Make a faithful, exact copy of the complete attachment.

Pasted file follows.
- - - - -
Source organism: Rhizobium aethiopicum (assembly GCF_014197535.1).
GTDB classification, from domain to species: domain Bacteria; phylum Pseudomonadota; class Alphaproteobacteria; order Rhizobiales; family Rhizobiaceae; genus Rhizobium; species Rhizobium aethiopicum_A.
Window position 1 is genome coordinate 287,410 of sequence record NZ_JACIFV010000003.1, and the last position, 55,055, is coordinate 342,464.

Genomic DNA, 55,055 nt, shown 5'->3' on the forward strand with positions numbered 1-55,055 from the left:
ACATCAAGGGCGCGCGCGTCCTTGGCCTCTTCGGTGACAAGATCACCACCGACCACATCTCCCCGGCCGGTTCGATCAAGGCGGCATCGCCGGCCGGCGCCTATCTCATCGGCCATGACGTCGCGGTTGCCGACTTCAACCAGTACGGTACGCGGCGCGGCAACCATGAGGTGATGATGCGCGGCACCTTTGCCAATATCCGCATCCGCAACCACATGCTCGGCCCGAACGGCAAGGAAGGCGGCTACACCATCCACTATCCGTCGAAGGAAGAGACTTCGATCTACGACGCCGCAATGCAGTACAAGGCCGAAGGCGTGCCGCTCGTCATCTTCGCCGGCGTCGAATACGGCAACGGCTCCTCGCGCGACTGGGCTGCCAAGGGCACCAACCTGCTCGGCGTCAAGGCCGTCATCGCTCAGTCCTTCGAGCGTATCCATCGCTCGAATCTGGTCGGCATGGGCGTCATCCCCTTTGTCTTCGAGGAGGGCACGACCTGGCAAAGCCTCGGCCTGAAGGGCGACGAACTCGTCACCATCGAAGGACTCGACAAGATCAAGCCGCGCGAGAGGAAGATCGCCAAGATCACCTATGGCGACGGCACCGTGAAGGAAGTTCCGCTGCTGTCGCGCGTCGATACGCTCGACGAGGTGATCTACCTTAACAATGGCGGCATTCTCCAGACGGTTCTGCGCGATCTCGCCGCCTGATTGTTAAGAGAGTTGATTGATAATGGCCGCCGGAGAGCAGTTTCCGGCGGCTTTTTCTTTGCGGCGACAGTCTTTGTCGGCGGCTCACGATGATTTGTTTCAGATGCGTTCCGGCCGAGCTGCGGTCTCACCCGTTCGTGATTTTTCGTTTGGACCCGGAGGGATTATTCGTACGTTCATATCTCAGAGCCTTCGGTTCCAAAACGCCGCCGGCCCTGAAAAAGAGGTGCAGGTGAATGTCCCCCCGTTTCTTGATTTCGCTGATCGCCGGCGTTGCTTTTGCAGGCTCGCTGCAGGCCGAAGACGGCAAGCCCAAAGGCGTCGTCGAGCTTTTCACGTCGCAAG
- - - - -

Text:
Source organism: Rhizobium aethiopicum (assembly GCF_014197535.1).
GTDB classification, from domain to species: domain Bacteria; phylum Pseudomonadota; class Alphaproteobacteria; order Rhizobiales; family Rhizobiaceae; genus Rhizobium; species Rhizobium aethiopicum_A.
Window position 1 is genome coordinate 287,410 of sequence record NZ_JACIFV010000003.1, and the last position, 55,055, is coordinate 342,464.

Genomic DNA, 55,055 nt, shown 5'->3' on the forward strand with positions numbered 1-55,055 from the left:
ACATCAAGGGCGCGCGCGTCCTTGGCCTCTTCGGTGACAAGATCACCACCGACCACATCTCCCCGGCCGGTTCGATCAAGGCGGCATCGCCGGCCGGCGCCTATCTCATCGGCCATGACGTCGCGGTTGCCGACTTCAACCAGTACGGTACGCGGCGCGGCAACCATGAGGTGATGATGCGCGGCACCTTTGCCAATATCCGCATCCGCAACCACATGCTCGGCCCGAACGGCAAGGAAGGCGGCTACACCATCCACTATCCGTCGAAGGAAGAGACTTCGATCTACGACGCCGCAATGCAGTACAAGGCCGAAGGCGTGCCGCTCGTCATCTTCGCCGGCGTCGAATACGGCAACGGCTCCTCGCGCGACTGGGCTGCCAAGGGCACCAACCTGCTCGGCGTCAAGGCCGTCATCGCTCAGTCCTTCGAGCGTATCCATCGCTCGAATCTGGTCGGCATGGGCGTCATCCCCTTTGTCTTCGAGGAGGGCACGACCTGGCAAAGCCTCGGCCTGAAGGGCGACGAACTCGTCACCATCGAAGGACTCGACAAGATCAAGCCGCGCGAGAGGAAGATCGCCAAGATCACCTATGGCGACGGCACCGTGAAGGAAGTTCCGCTGCTGTCGCGCGTCGATACGCTCGACGAGGTGATCTACCTTAACAATGGCGGCATTCTCCAGACGGTTCTGCGCGATCTCGCCGCCTGATTGTTAAGAGAGTTGATTGATAATGGCCGCCGGAGAGCAGTTTCCGGCGGCTTTTTCTTTGCGGCGACAGTCTTTGTCGGCGGCTCACGATGATTTGTTTCAGATGCGTTCCGGCCGAGCTGCGGTCTCACCCGTTCGTGATTTTTCGTTTGGACCCGGAGGGATTATTCGTACGTTCATATCTCAGAGCCTTCGGTTCCAAAACGCCGCCGGCCCTGAAAAAGAGGTGCAGGTGAATGTCCCCCCGTTTCTTGATTTCGCTGATCGCCGGCGTTGCTTTTGCAGGCTCGCTGCAGGCCGAAGACGGCAAGCCCAAAGGCGTCGTCGAGCTTTTCACGTCGCAAG